Are you taking the SAT soon and wondering how you can totally crush the Reading portion of the exam? In this blog, we’re going to go through the steps that it takes to get a perfect score on the SAT Reading portion.
Tip 1 – Start Early
To build your reading skills takes time. Reading is not the fastest skill to improve in the world, it’s one of the most collective skills that we have as it builds on itself over time. This doesn’t mean you begin by studying for the SAT. Start by building the skills to be an effective reader by laying the foundation and read regularly.
Tip 2 – Practice Reading
Depending how far you are from your test date, the more scholarly reading the better. If you are younger and/or are in middle school, the best thing you could do is familiarize yourself with the kinds of text that you’re going to see on the exam. The literature found in your English classes can be very useful when trying to sharpen your reading skills whereas regular textbooks aren’t really helpful. Articles (such as those found in The Economist, The New York Times, The Atlantic, etc.) can be great resources that have that level of writing you’re going to be looking at. There are usually two science passages on the SAT Reading section so bulking up on science magazines (Smithsonian, Science Daily, Wired Magazine, MIT Technology Review, etc.). Aside from the science passages, you’ll find nonfiction work from scientists, thinkers, and, social science researchers. Thirdly, you will encounter historical primary sources. These include texts from people like Thomas Jefferson, Benjamin Franklin, and Charles Darwin. If you’re closer to the exam, definitely begin practicing from the practice SATs found on Khan Academy or the College Board.
Tip 3 – Practice With Real Materials
One of the best things you can do to improve your SAT score is to use real tests. There’s nothing like a real SAT because they’re statistically aligned to meet a certain level of difficulty. The College Board has released ten official tests and occasionally students are able to come up with QAS (Question and Answer Service). The goal is you want to be scoring perfectly on at least a couple of practice tests before you go in the day of and if you’re not, then it’s pretty unlikely that you will get a perfect score.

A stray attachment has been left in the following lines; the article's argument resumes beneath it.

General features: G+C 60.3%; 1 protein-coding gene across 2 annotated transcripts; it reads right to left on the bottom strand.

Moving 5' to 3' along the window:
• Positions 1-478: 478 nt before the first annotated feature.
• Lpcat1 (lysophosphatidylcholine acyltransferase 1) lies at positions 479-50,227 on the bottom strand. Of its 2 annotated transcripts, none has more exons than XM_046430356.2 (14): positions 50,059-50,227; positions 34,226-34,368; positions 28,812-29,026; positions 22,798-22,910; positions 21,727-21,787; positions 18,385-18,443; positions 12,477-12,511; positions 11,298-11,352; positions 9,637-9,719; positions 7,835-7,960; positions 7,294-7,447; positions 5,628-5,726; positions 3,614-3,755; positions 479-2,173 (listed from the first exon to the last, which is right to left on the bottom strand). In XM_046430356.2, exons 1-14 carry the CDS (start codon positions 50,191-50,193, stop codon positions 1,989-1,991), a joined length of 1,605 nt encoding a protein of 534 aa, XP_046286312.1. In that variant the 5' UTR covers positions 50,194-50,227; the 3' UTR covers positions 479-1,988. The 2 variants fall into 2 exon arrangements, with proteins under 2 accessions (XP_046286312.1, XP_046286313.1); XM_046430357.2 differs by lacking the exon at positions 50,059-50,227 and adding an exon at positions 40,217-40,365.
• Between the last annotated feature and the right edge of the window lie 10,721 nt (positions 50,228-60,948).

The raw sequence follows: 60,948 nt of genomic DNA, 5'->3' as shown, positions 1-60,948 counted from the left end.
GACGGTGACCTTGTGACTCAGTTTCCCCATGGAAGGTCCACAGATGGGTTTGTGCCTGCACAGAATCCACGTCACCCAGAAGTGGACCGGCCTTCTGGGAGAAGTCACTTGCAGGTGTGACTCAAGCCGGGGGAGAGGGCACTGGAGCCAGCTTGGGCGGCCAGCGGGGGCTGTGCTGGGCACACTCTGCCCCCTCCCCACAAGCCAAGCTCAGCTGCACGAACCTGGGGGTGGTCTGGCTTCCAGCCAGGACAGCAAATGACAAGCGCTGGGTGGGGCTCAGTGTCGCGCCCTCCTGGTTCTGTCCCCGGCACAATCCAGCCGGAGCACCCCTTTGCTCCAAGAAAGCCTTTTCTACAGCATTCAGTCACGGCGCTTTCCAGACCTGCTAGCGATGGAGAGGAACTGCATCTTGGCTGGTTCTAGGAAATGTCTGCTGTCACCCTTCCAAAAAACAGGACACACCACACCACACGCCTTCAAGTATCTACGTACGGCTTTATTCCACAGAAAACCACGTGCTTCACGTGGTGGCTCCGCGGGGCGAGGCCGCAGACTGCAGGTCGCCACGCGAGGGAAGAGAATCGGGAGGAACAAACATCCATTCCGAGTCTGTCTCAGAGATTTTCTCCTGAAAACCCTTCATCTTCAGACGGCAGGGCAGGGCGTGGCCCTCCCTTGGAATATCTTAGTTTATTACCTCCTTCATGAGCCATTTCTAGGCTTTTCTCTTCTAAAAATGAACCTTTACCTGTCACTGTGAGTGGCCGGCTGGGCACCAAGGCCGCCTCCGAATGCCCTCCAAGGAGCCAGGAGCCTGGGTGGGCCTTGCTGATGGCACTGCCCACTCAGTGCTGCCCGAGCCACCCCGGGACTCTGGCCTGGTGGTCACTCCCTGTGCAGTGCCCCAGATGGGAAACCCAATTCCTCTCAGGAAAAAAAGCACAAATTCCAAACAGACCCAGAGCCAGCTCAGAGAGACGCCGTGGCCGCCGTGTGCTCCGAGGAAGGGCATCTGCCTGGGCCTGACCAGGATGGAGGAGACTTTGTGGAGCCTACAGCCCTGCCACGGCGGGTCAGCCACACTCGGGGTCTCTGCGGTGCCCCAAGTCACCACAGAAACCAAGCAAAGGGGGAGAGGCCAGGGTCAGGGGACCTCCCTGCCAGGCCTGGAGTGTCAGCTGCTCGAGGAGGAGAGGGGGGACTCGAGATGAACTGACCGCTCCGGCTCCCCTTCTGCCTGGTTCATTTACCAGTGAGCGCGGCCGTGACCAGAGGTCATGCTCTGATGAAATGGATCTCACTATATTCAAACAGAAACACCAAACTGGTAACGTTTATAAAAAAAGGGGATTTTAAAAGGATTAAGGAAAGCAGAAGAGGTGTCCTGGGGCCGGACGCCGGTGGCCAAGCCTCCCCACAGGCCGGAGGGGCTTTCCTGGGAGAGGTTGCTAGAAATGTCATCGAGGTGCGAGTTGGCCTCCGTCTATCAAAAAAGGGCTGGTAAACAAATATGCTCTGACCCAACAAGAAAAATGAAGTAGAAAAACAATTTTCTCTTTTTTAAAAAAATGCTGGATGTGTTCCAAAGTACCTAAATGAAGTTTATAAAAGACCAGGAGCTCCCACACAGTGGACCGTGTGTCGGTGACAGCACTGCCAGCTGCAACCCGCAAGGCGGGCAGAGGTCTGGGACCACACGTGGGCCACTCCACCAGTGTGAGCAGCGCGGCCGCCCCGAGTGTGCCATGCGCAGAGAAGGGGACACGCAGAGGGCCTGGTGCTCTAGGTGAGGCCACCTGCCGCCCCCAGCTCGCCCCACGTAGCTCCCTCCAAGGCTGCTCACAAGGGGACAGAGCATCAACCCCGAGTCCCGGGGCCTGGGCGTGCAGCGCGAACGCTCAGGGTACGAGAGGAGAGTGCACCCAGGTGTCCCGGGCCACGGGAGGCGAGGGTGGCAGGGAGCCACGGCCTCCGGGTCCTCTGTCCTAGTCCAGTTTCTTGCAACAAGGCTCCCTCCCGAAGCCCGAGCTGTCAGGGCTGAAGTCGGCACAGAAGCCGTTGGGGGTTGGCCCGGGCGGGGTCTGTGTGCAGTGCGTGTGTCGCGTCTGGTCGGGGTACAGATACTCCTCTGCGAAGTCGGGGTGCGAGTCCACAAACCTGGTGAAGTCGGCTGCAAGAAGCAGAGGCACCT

Tip 4 – Hone your approach
Understand that you’re going to have to find tactics to address this test that aren’t necessarily the same tactics you use in the real world. Know that the SAT is not like the test that your English teacher gives everybody in class. You’ve got to learn how to read the passage well and getting the most out of it so you don’t waste time. Learning how to map your passage is important so that you know where information in the passage is. Another approach is trying to find the perfect answer before you look down at the answer choices. You’ve got to know how to you’re going to approach different types of questions before walking in on test day.
Tip 5 – Learn the Personality of the Test
The SAT has its own personality and has some weird things about it that are particularly to it and no other test. One weird preference of the SAT is that cause and effect have to be explicit. For other preferences of the test, check out our other reading videos on our SAT prep course. It’s really important that you learn this test and how it favors one type of answer over another.
Tip 6 – Pace Yourself
You can know all the content and be super perfect but if you don’t keep moving on the Reading section, you can totally fall behind and mess things up. Always use a watch, don’t be above the watch, and don’t rely on the proctor to notify you about time. When you get stuck on a question or two on the test, you have to keep moving and come back afterwards. The SAT is paced well enough that usually you can finish with enough time in the end to go back to the hard ones.
Tip 7 – Build Your Vocabulary
If you’re aiming to get a perfect score on the Reading portion, we occasionally see that vocabulary is the last straw that dings a couple of points off on some of our best students. What’s tough is that there are one or two intense vocabulary words per SAT (not common), so it’s not necessarily the most dire thing you need to do in order to up your score but it is important if you’re trying to be flawless. Some books to help you with vocabulary are:
“Six Weeks To Words of Power” by Wilfred Funk
“30 Days To a More Powerful Vocabulary” by Wilfred Funk
“Verbal Advantage: 10 Steps to a Powerful Vocabulary” by Charles Harrington Ester